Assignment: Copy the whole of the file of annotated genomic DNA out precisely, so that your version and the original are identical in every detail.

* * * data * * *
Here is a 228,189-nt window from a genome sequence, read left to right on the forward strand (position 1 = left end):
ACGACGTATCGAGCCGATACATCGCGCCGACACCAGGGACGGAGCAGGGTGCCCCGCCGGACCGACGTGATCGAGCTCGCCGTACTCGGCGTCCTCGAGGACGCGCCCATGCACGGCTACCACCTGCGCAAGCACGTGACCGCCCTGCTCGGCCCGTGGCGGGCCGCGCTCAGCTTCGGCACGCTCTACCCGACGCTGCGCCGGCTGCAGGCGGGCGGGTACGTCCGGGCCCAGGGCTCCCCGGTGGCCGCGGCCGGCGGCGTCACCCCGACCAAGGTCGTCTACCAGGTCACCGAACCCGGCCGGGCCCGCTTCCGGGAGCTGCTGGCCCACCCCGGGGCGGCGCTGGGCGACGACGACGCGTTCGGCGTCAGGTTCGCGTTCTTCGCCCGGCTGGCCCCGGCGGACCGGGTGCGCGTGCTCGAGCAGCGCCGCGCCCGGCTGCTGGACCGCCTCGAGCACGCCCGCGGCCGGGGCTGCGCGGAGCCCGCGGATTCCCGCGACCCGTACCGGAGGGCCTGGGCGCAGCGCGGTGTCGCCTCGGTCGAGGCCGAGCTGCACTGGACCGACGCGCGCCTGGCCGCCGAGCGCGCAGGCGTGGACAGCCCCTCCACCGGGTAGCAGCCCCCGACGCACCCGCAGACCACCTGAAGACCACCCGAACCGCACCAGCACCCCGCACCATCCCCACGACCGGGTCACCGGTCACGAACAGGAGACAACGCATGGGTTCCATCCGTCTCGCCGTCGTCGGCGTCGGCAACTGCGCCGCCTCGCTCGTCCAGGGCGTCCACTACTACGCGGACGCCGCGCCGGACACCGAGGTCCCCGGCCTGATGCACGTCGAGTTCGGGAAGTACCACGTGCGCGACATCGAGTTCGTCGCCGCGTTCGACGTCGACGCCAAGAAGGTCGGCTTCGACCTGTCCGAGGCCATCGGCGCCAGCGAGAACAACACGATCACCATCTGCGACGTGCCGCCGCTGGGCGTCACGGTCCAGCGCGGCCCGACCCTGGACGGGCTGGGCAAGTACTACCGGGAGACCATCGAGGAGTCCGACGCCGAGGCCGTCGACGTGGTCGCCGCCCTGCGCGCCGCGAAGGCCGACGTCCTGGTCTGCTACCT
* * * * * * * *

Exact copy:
Here is a 228,189-nt window from a genome sequence, read left to right on the forward strand (position 1 = left end):
ACGACGTATCGAGCCGATACATCGCGCCGACACCAGGGACGGAGCAGGGTGCCCCGCCGGACCGACGTGATCGAGCTCGCCGTACTCGGCGTCCTCGAGGACGCGCCCATGCACGGCTACCACCTGCGCAAGCACGTGACCGCCCTGCTCGGCCCGTGGCGGGCCGCGCTCAGCTTCGGCACGCTCTACCCGACGCTGCGCCGGCTGCAGGCGGGCGGGTACGTCCGGGCCCAGGGCTCCCCGGTGGCCGCGGCCGGCGGCGTCACCCCGACCAAGGTCGTCTACCAGGTCACCGAACCCGGCCGGGCCCGCTTCCGGGAGCTGCTGGCCCACCCCGGGGCGGCGCTGGGCGACGACGACGCGTTCGGCGTCAGGTTCGCGTTCTTCGCCCGGCTGGCCCCGGCGGACCGGGTGCGCGTGCTCGAGCAGCGCCGCGCCCGGCTGCTGGACCGCCTCGAGCACGCCCGCGGCCGGGGCTGCGCGGAGCCCGCGGATTCCCGCGACCCGTACCGGAGGGCCTGGGCGCAGCGCGGTGTCGCCTCGGTCGAGGCCGAGCTGCACTGGACCGACGCGCGCCTGGCCGCCGAGCGCGCAGGCGTGGACAGCCCCTCCACCGGGTAGCAGCCCCCGACGCACCCGCAGACCACCTGAAGACCACCCGAACCGCACCAGCACCCCGCACCATCCCCACGACCGGGTCACCGGTCACGAACAGGAGACAACGCATGGGTTCCATCCGTCTCGCCGTCGTCGGCGTCGGCAACTGCGCCGCCTCGCTCGTCCAGGGCGTCCACTACTACGCGGACGCCGCGCCGGACACCGAGGTCCCCGGCCTGATGCACGTCGAGTTCGGGAAGTACCACGTGCGCGACATCGAGTTCGTCGCCGCGTTCGACGTCGACGCCAAGAAGGTCGGCTTCGACCTGTCCGAGGCCATCGGCGCCAGCGAGAACAACACGATCACCATCTGCGACGTGCCGCCGCTGGGCGTCACGGTCCAGCGCGGCCCGACCCTGGACGGGCTGGGCAAGTACTACCGGGAGACCATCGAGGAGTCCGACGCCGAGGCCGTCGACGTGGTCGCCGCCCTGCGCGCCGCGAAGGCCGACGTCCTGGTCTGCTACCT